P.S. I just marked the last response here as “Solution”, but any of your responses may have been marked as such - so thanks again!
Quite recently on a Lüfthansa flight to Munich not only did I not realise we had actually taken off but it was only as we turned to the gates that I realised we had already landed. As a simmer I have always wondered how I could miss both events? The weather wasn’t even that good with plenty of buffeting on approach.
I guess the wine selection on that flight must have been pretty decent then.
Even in real life as a passenger it’s very often that I experience a rolling start, where the aircraft just taxi into the runway, and without even stopping just apply take off thrust and off we go.
I assumed that they’ve done their take-off checklist while entering the runway and they already have clearance for takeoff, so all they need to do is just line up at the centerline and immediately apply take off thrust.
I do this in the sim as well. If I completed all the checklist before I even line up with the runway, I just straight on take off without stopping. The only time I stop on the runway is when I haven’t completed the checklist or that I don’t have clearance, such as when another aircraft in front of me just took off and I was told to taxi into position and hold on the runway. Then I taxi and stop, even when all my checklist are already done. Once I get take off clearance from ATC, that’s when I apply the take off thrust from a stopped position on the runway.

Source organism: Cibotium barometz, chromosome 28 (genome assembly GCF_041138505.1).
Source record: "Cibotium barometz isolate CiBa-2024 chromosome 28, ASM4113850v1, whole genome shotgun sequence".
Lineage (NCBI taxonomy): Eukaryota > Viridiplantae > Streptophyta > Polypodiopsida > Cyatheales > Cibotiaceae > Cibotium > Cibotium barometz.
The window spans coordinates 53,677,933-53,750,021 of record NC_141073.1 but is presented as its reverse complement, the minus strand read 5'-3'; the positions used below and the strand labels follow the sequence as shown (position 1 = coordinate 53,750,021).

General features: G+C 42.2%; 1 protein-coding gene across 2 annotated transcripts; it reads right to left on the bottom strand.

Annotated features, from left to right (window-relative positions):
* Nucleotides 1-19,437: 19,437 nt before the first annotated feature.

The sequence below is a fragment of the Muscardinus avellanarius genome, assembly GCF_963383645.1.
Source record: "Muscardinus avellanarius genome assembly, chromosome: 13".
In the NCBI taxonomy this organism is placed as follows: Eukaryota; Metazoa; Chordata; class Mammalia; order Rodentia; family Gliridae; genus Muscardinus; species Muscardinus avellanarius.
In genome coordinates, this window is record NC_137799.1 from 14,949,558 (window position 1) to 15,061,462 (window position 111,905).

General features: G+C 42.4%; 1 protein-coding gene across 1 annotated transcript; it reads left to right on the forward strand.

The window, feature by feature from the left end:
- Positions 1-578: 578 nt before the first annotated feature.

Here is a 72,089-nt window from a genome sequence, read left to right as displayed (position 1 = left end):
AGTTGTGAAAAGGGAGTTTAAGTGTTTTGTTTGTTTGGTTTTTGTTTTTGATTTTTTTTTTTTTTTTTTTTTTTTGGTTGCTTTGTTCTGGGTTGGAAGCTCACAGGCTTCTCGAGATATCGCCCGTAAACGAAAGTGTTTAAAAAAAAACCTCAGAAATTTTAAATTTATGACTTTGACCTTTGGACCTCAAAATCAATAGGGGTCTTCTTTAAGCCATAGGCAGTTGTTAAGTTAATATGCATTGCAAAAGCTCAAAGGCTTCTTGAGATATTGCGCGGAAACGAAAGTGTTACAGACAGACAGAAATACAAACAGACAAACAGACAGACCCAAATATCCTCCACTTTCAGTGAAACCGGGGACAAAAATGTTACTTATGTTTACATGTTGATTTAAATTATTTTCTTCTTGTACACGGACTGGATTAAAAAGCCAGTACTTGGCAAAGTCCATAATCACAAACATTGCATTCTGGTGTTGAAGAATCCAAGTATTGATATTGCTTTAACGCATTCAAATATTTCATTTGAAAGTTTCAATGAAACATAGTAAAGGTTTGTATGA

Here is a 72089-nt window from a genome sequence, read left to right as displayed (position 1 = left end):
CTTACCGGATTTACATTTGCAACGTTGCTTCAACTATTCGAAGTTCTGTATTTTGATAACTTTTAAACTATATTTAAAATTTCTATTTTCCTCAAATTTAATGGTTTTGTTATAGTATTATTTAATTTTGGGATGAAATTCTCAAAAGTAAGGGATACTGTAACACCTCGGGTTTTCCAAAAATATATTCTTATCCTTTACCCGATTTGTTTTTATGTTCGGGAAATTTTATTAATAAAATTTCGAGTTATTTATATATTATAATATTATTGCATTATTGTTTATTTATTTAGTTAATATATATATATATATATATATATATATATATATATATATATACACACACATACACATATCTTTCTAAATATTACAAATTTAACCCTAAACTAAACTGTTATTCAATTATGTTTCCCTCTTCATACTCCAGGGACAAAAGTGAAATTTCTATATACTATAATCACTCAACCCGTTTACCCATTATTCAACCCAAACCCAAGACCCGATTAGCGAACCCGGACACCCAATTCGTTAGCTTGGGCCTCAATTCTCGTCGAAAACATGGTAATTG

So it depends on the situation, really.
As is typical in aviation there is no simple answer to to some of these questions.
Normally you would want to check that the engines are accelerating correctly, especially on a twin engined aircraft with wing mounted engines, by applying say 50% thrust with the brakes applied before commencing take off with full power. If one of your engines failed after you had applied full power at standstill you would probably depart the runway sideways due to the asymmetric thrust.
If the runway is short, think London City, then you would prefer to ensure that take off thrust is obtained before releasing the brakes. So 50% power to check the engines and then take off power just before brake release.
If you lined up at a busy airport and didn’t take off quickly, or you had accepted a ‘cleared immediate take off’ instruction from ATC then you would be very unpopular if you sat on the runway without rolling. I seem to remember that an airline was in trouble at Heathrow a few years ago because their Airbus A340’s I believe, needed 30 - 40 seconds of power on the runway before they could roll. That’s how tight the separation standards had become at a busy airport.
Obviously all the pre departure checks should be carried out, including checking the cabin security, before take off is requested and you enter the runway.